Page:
“We see, perhaps in the next few years, getting to what we hope is what they call 'functional zero,' in terms of folks who are chronically homeless,” Donnelly said.
The county seat for Multnomah County, Oregon is Portland — a city of about 648,000 people, according to the most recent data. In July, the city and county's joint office of homeless services reported more than 900 people on its family housing waitlist. That number might begin to decrease, though, as the local government begins housing homeless residents in Lilac Meadows, a repurposed motel in Southeast Portland, in recent weeks.
"For us, we really see the benefit of it for helping families get a safe, stable, personal place to help themselves back into house and to start that process," said Denis Theriault, spokesperson for the Joint Office of Homeless Services. "It's providing a better experience than a large, traditional, open-floor shelter. It's also saving us money in the process."
But some critics say officials should consider more permanent solutions when housing homeless individuals or families.
Jennifer Ramo is the executive director of New Mexico Appleseed, a nonprofit organization based out of Albuquerque, the state’s most populous city. From 2015 to 2018, with funding from the state Legislature, her organization spearheaded the creation of a pilot program called Keeping Families Together, which aimed to use permanent housing as a child welfare tool. The program provided 86 families with housing and supportive services. Its housing units did not include repurposed motels.
Ramo said that temporary residence in repurposed motels might be problematic for families, in particular, due to potential overcrowding and lack of permanence. The federal definition of a “homeless individual” includes people living temporarily in “hotels and motels paid for by federal, state and local government programs.”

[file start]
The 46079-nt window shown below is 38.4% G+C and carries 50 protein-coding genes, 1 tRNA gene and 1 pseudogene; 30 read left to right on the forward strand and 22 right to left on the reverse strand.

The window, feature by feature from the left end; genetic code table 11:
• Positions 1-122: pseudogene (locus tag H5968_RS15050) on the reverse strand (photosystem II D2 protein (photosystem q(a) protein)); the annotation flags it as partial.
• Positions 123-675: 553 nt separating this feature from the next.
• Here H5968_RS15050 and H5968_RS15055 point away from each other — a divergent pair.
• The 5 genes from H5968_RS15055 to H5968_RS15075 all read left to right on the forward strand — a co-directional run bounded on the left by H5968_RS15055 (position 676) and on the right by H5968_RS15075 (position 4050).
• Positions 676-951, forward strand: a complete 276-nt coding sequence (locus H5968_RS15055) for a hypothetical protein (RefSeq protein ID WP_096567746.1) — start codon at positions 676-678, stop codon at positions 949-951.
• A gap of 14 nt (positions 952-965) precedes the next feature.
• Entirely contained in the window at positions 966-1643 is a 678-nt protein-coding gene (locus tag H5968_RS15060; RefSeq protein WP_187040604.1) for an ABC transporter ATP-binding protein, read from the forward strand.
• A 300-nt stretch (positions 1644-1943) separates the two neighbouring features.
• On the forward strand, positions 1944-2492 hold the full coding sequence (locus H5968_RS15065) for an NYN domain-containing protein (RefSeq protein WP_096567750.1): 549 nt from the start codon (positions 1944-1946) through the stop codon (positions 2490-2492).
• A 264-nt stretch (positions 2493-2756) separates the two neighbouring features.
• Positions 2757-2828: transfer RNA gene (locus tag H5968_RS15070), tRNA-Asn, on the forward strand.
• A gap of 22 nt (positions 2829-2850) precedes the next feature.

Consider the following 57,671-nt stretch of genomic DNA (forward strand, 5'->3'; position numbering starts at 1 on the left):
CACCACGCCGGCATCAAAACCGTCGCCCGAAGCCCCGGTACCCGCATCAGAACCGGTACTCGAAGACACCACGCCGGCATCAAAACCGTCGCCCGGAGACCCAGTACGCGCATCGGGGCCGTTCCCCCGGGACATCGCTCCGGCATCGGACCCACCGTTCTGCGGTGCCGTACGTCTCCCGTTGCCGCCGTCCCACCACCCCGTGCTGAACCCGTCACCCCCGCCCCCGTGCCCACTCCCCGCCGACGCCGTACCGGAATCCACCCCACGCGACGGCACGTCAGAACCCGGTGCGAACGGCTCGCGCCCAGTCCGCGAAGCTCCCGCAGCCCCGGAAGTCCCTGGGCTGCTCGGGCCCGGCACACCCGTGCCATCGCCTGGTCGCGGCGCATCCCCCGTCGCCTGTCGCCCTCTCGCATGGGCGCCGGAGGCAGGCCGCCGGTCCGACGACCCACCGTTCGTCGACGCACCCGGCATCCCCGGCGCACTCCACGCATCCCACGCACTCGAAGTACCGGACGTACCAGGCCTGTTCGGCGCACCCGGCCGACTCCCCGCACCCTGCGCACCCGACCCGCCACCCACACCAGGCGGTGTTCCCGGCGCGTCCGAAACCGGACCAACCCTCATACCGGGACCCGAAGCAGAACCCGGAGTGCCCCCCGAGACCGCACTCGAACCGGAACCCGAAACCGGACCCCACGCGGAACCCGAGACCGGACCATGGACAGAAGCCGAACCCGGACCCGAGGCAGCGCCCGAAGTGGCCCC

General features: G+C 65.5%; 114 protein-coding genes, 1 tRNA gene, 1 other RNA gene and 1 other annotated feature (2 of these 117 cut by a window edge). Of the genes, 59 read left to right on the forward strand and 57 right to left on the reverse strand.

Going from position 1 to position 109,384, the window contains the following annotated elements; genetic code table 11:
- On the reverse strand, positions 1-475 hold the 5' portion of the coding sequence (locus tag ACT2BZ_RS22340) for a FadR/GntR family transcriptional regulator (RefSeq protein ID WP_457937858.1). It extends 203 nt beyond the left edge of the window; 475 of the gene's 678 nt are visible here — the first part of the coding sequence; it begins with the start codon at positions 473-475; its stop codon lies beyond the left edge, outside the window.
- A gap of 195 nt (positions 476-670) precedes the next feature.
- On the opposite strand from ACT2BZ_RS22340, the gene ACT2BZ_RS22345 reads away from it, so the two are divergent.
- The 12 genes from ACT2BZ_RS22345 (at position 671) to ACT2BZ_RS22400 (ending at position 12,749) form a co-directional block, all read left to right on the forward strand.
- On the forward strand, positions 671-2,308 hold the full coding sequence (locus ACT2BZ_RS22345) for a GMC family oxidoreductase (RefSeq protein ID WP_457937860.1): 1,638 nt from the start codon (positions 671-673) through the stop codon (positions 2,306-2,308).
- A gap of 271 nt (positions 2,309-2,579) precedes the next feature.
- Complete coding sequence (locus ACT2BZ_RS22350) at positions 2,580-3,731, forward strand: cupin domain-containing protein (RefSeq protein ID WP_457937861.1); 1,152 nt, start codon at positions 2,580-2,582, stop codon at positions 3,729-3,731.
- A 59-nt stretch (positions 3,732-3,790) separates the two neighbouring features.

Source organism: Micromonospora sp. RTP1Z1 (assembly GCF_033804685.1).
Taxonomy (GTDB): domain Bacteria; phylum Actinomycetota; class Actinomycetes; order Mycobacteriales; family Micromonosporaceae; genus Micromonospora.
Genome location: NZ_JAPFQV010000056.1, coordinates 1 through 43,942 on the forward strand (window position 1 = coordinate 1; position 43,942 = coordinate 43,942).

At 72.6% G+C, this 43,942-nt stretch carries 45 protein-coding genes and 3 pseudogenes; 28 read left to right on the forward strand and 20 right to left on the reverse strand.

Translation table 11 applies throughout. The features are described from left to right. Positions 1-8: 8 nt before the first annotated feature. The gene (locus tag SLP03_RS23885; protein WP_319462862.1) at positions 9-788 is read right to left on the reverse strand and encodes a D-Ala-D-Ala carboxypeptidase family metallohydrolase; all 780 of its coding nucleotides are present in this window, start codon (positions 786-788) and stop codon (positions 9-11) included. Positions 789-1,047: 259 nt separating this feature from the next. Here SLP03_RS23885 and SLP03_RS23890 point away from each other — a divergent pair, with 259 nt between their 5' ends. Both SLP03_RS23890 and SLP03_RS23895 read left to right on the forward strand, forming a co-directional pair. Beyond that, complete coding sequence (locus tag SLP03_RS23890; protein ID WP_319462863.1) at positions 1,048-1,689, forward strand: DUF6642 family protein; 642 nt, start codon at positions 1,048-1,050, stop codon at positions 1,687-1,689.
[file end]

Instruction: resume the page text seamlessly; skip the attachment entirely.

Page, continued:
“What you don’t want to do is move families from one bad situation to another,” Ramo said. “You also don’t want to put families in a situation where they’re seven or eight people in one motel room."
For Etter, staying at the Reno Motel has given her the opportunity to get off the street.
After her ex-boyfriend physically abused her in November 2016, Etter moved her life into her car. But she said the vehicle was impounded by the city of Los Angeles, shortly after, for not having the proper legal paperwork.
Over the approximately two years that she was homeless, Etter said she slept under a roof of palm trees at the corner of South Pacific Avenue and West 22nd Street in San Pedro, Los Angeles — an oceanside community in South L.A. Etter said she used to cry at night, praying to God that he could help her find a place to live.
“I guess he heard my prayers," Etter said. "I couldn't ask for a better place to be."
This article originally appeared on USA TODAY: Homeless shelters: More local governments are using converted motels